I have endpoint which returns JSON (response body). I need get by curl the response body and process it (for example using jq). It works:

response=$(curl -s https://swapi.dev/api/people/1?format=json)
name=$(echo $response tmpFile | jq '.name') # irrelevant command, but I need here response body
echo "name:"$name

But I also need show the HTTP Code (to show if the request is succeed):

curl -s -w "%{http_code}\n" -o /dev/null https://swapi.dev/api/people/1?format=json

How get the response body to variable and show HTTP code at the same time (one request)?

I find out solution witch temporary file:

touch tmpFile
curl -s -w "%{http_code}\n" -o tmpFile https://swapi.dev/api/people/1?format=json
name=$(cat tmpFile | jq '.name') # irrelevant command, but I need here only body response
echo "name: "$name
rm tmpFile

How to do without creating file?

I try with named pipe (but it still need to creating file on disk...):

mkfifo tmpFifo
curl -s -w "%{http_code}\n" -o tmpFifo https://swapi.dev/api/people/1?format=json
name=$(cat tmpFifo | jq '.name') # irrelevant command, but I need here only body response
echo "name: "$name
rm tmpFifo

But the named pipe is not removing.

There is solution without creating any file, for example only witch variables or streams?

5 Answers 5


It looks like the content of the response is a single line. You could use two read calls to read two lines:

curl -s -w "\n%{http_code}" 'https://swapi.dev/api/people/1?format=json' | {
    read body
    read code
    echo $code
    jq .name <<< "$body"
  • I can not get it to work. could you please add some explanations? Apr 2, 2021 at 13:06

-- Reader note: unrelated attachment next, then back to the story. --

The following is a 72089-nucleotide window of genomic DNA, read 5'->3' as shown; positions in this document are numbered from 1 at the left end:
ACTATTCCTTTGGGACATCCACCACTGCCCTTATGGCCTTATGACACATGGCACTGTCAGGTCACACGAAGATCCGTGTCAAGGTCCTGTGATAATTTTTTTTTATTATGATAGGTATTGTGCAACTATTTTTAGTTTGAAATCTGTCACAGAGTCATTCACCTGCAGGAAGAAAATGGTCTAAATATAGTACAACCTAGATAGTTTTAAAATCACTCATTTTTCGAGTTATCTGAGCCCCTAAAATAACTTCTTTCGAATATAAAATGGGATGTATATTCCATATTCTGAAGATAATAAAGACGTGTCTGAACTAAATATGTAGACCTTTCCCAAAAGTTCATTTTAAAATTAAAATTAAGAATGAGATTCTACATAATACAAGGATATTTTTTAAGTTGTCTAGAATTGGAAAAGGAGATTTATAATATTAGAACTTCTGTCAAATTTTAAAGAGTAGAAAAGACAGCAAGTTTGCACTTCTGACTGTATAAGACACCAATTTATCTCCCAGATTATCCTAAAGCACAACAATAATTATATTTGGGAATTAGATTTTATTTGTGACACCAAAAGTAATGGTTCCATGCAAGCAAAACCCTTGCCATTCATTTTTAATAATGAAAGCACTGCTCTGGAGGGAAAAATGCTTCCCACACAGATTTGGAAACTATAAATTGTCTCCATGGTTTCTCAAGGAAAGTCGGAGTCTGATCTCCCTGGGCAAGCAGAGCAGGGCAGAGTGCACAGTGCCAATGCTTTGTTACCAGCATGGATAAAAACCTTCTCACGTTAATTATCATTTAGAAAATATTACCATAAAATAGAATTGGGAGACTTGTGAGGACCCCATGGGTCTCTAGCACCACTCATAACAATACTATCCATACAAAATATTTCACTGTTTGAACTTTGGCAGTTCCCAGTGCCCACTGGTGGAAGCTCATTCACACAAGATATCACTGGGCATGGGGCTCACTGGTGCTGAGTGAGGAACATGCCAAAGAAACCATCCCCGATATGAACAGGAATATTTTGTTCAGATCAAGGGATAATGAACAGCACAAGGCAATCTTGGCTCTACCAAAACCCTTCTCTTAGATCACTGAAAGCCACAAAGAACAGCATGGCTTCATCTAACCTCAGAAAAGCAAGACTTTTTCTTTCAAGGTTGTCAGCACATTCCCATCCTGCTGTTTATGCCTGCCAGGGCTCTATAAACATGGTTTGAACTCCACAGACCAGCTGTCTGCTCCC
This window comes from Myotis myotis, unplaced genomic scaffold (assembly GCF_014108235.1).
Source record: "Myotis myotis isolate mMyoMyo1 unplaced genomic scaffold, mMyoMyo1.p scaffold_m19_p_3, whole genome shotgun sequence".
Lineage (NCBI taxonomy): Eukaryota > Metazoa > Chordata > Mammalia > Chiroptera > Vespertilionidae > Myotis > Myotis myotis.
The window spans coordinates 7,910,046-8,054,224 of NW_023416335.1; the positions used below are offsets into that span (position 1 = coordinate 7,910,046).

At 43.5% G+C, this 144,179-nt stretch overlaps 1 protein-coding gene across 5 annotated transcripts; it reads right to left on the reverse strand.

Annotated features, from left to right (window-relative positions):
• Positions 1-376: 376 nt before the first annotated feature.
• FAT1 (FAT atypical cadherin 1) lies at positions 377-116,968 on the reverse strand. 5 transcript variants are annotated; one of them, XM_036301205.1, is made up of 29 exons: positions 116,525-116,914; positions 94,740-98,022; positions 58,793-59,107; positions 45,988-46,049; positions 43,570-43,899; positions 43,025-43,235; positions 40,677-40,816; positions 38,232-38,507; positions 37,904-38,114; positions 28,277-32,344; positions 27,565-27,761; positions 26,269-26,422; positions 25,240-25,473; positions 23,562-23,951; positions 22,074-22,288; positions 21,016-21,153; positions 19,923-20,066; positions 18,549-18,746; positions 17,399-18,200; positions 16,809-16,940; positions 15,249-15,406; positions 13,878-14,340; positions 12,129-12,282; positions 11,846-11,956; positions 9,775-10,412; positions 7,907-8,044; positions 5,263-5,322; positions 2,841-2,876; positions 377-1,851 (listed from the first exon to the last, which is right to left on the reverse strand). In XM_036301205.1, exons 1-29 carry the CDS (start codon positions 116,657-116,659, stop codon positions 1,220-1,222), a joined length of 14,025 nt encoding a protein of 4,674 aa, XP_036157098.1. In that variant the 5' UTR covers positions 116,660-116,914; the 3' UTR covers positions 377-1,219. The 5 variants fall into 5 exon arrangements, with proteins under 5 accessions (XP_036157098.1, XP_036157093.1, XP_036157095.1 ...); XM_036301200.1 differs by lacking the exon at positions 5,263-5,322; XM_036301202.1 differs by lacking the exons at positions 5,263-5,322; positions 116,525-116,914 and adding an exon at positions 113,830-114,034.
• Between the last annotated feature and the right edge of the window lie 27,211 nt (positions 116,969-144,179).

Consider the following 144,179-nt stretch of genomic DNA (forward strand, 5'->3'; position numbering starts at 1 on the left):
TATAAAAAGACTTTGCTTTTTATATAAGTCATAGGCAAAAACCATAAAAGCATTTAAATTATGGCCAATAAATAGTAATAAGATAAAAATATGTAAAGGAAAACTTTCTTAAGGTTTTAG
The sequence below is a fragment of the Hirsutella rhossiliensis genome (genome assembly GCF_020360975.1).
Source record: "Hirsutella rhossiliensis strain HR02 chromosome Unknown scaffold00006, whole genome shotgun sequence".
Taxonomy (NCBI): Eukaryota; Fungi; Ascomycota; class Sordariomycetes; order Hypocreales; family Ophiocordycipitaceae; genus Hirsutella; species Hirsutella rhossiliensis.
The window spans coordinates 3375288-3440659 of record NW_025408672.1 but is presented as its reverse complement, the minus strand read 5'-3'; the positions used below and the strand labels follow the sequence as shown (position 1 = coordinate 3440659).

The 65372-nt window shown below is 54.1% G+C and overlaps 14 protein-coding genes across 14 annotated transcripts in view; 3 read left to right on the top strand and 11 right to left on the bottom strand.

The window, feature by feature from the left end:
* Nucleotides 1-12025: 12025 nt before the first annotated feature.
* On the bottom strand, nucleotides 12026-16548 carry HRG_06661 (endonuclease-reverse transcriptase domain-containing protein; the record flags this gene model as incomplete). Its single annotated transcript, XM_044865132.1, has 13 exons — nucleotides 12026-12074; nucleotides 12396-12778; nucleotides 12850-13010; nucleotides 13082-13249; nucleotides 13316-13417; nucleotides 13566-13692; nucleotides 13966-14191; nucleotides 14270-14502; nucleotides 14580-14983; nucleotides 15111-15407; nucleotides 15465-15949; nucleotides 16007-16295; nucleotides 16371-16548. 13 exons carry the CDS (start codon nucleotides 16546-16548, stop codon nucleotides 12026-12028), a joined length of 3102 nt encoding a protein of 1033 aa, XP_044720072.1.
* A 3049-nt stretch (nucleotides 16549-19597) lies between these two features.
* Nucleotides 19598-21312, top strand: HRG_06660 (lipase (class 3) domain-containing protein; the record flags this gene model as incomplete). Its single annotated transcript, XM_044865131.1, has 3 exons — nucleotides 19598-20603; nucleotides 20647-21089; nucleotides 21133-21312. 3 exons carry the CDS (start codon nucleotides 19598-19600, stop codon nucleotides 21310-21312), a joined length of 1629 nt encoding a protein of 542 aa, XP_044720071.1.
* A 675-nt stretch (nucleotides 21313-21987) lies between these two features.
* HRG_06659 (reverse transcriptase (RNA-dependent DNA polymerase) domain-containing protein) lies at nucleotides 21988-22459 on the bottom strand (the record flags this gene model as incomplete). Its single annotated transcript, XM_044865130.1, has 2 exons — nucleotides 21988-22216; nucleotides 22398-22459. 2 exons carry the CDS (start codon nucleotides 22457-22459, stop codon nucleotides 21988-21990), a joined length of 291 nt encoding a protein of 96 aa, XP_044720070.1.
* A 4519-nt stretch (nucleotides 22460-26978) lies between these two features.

• @janos what is this braces block called in Bash spec? Sep 19 at 10:37
  • @FlorianBachmann It's called a "group command".
    – janos
    Sep 19 at 15:23
  • @PeymanMohamadpour if you give more precise details about what is not working, somebody might be able to help out.
    – janos
    Sep 19 at 15:24
  • @janos Thank you very much :) Sep 21 at 6:26

Solution with return body and HTTP code at last line:

response=$(curl -s -w "\n%{http_code}" https://swapi.co/api/people/1/?format=json)
response=(${response[@]}) # convert to array
code=${response[-1]} # get last element (last line)
body=${response[@]::${#response[@]}-1} # get all elements except last
name=$(echo $body | jq '.name')
echo $code
echo "name: "$name

But still I would rather do this with two separate variables/streams instead of concatenate response body and HTTP code in one variable.

  • I would add IFS=$'\n' to the first line to ensure that the value in the code variable doesn't truncate on its last space character. May 29, 2020 at 14:47
  • I had to add the IFS=$'\n' to the array conversion line, not literally the first line. Also before Bash 4.2 (I think) I had to use code=${response[*]: -1} to get the last element
    – Sebastian
    May 13, 2022 at 10:12

Here's a simple bash two-liner that will return the status code and content, and work with single or multiple line document bodies.

If we were to run the script below, curl would write the document body followed by the HTTP status code to stdout.

curl -s -w "%{http_code}\n" $URL

If we reorder these so the HTTP status code is output first, followed by the document body, we can utilize a feature of the bash builtin read to stuff all the body into a single shell variable.

man builtins

read [-ers] [-a aname] [-d delim] [-i text] [-n nchars] [-N nchars] [-p prompt] [-t timeout] [-u fd] [name ...]
      One line is read from the standard input, or from the file descriptor fd supplied as an argument to the -u option, split into words as  described  in  bash(1)  under  Word
      Splitting,  and  the  first word is assigned to the first name, the second word to the second name, and so on.  If there are more words than names, the remaining words and